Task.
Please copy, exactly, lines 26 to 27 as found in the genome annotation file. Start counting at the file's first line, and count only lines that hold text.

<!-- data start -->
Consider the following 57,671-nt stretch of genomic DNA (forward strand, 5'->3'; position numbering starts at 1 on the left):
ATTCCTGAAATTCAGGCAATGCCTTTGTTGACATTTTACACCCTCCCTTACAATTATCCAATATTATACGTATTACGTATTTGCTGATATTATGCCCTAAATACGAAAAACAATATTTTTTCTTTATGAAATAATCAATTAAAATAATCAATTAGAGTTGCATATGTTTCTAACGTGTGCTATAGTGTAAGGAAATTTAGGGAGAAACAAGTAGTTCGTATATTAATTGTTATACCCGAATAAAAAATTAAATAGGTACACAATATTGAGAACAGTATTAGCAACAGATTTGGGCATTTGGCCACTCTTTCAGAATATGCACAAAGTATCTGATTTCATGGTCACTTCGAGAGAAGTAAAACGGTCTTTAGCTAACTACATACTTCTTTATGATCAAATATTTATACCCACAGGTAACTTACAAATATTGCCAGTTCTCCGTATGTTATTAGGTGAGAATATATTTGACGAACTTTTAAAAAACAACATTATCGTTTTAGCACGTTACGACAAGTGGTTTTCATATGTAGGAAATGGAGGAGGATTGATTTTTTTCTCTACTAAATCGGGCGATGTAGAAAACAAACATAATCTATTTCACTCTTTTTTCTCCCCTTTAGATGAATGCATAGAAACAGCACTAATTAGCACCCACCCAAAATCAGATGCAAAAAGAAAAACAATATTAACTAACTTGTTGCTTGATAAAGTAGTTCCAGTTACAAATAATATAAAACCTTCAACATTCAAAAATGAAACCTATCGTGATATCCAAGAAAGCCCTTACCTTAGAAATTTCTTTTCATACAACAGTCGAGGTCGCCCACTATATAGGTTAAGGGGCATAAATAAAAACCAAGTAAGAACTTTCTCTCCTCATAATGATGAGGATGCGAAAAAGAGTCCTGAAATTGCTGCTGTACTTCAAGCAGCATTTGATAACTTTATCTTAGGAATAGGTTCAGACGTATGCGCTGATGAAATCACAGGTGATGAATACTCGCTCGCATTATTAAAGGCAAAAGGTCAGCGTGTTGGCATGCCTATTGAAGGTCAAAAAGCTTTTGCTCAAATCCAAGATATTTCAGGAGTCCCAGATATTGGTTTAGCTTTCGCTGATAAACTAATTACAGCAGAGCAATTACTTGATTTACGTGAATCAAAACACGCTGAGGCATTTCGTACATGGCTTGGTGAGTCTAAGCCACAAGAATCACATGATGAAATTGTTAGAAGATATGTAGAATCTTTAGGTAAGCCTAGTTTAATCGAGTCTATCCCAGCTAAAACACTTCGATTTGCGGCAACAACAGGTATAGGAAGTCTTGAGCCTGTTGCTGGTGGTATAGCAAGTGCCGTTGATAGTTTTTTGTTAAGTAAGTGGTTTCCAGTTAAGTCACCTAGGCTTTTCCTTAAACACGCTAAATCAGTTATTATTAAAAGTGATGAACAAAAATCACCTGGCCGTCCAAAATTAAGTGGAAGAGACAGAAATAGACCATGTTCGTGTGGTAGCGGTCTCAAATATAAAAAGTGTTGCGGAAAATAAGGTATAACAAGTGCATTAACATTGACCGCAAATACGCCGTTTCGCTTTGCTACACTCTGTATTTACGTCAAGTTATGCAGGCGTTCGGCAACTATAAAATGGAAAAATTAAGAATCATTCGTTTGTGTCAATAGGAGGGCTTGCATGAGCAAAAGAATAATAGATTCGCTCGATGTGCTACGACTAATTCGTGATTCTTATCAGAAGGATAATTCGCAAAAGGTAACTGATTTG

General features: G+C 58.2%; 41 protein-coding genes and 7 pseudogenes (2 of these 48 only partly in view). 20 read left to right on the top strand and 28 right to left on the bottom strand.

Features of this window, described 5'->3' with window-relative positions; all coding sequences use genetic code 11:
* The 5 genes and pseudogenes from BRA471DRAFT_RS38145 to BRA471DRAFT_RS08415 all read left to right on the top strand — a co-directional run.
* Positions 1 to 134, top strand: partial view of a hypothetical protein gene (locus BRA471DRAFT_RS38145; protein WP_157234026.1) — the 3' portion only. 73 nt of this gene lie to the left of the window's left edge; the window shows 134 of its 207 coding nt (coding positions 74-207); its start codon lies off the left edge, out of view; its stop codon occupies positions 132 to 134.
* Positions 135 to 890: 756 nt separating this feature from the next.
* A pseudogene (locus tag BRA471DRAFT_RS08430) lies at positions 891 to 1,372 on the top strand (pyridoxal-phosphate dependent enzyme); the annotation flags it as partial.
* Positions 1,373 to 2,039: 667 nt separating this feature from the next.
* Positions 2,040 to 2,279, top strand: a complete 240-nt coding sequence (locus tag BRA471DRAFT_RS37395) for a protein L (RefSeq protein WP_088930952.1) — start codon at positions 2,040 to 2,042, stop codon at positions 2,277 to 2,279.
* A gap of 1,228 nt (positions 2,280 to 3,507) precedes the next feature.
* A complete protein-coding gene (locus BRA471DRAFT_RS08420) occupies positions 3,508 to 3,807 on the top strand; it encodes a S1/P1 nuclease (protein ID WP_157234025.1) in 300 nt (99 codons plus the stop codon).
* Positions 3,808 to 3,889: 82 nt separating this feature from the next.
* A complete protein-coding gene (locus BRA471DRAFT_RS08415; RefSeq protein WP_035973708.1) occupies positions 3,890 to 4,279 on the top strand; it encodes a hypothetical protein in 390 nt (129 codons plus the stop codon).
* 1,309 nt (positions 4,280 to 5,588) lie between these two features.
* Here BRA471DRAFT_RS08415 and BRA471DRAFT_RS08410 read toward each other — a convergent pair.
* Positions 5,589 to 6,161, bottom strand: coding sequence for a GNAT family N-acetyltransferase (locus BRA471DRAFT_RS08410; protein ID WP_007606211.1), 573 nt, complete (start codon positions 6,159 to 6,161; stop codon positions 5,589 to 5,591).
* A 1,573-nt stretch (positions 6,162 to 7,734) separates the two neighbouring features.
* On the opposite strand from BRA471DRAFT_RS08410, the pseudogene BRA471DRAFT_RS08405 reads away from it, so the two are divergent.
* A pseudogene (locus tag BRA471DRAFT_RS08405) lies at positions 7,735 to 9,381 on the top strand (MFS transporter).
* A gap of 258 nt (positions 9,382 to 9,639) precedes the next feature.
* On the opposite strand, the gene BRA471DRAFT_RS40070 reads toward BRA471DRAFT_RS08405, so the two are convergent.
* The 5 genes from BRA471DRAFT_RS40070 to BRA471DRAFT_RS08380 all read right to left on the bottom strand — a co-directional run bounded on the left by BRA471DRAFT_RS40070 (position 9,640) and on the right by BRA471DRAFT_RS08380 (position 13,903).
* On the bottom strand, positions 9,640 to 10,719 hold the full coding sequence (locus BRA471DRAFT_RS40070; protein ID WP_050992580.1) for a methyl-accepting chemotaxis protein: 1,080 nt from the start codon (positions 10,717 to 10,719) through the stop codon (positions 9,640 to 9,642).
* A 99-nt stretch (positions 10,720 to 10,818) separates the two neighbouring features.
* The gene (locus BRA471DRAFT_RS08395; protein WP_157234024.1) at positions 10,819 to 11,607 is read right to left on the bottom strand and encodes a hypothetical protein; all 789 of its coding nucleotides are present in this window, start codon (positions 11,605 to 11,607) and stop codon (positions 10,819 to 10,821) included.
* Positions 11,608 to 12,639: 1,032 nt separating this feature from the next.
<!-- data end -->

* The gene (locus BRA471DRAFT_RS08395; protein WP_157234024.1) at positions 10,819 to 11,607 is read right to left on the bottom strand and encodes a hypothetical protein; all 789 of its coding nucleotides are present in this window, start codon (positions 11,605 to 11,607) and stop codon (positions 10,819 to 10,821) included.
* Positions 11,608 to 12,639: 1,032 nt separating this feature from the next.